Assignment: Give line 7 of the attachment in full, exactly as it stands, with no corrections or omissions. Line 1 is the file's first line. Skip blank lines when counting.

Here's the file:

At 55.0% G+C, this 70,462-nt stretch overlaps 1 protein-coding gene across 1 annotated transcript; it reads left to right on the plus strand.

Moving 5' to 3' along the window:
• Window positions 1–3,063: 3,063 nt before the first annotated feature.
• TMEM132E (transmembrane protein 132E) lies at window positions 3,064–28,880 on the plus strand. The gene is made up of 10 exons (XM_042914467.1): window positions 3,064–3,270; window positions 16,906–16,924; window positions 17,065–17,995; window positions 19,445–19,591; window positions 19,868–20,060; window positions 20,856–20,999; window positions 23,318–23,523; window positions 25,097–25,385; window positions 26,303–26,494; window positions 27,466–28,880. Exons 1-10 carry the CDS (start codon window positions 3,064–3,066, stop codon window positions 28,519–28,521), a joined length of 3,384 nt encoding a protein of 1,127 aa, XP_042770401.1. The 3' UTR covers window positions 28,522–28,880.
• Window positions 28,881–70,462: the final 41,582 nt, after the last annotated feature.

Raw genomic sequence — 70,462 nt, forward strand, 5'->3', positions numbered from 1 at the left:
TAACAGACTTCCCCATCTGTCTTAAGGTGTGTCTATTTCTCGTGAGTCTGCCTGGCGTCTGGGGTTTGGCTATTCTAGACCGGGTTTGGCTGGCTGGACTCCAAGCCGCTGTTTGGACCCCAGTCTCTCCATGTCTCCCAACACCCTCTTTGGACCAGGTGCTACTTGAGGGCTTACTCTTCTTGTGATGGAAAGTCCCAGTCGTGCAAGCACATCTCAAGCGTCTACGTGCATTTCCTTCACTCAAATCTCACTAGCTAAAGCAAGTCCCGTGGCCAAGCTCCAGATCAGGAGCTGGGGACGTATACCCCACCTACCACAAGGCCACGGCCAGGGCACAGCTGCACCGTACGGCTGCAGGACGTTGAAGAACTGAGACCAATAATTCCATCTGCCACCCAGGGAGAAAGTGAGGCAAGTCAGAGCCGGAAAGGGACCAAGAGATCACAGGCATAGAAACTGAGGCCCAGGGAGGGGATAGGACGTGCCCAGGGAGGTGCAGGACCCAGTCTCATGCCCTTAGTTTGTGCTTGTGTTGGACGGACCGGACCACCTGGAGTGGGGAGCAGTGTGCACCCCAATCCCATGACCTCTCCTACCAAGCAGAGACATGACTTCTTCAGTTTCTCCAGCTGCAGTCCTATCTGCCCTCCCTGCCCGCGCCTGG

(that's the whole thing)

TAACAGACTTCCCCATCTGTCTTAAGGTGTGTCTATTTCTCGTGAGTCTGCCTGGCGTCTGGGGTTTGGCTATTCTAGACCGGGTTTGGCTGGCTGGACTCCAAGCCGCTGTTTGGACCCCAGTCTCTCCATGTCTCCCAACACCCTCTTTGGACCAGGTGCTACTTGAGGGCTTACTCTTCTTGTGATGGAAAGTCCCAGTCGTGCAAGCACATCTCAAGCGTCTACGTGCATTTCCTTCACTCAAATCTCACTAGCTAAAGCAAGTCCCGTGGCCAAGCTCCAGATCAGGAGCTGGGGACGTATACCCCACCTACCACAAGGCCACGGCCAGGGCACAGCTGCACCGTACGGCTGCAGGACGTTGAAGAACTGAGACCAATAATTCCATCTGCCACCCAGGGAGAAAGTGAGGCAAGTCAGAGCCGGAAAGGGACCAAGAGATCACAGGCATAGAAACTGAGGCCCAGGGAGGGGATAGGACGTGCCCAGGGAGGTGCAGGACCCAGTCTCATGCCCTTAGTTTGTGCTTGTGTTGGACGGACCGGACCACCTGGAGTGGGGAGCAGTGTGCACCCCAATCCCATGACCTCTCCTACCAAGCAGAGACATGACTTCTTCAGTTTCTCCAGCTGCAGTCCTATCTGCCCTCCCTGCCCGCGCCTGG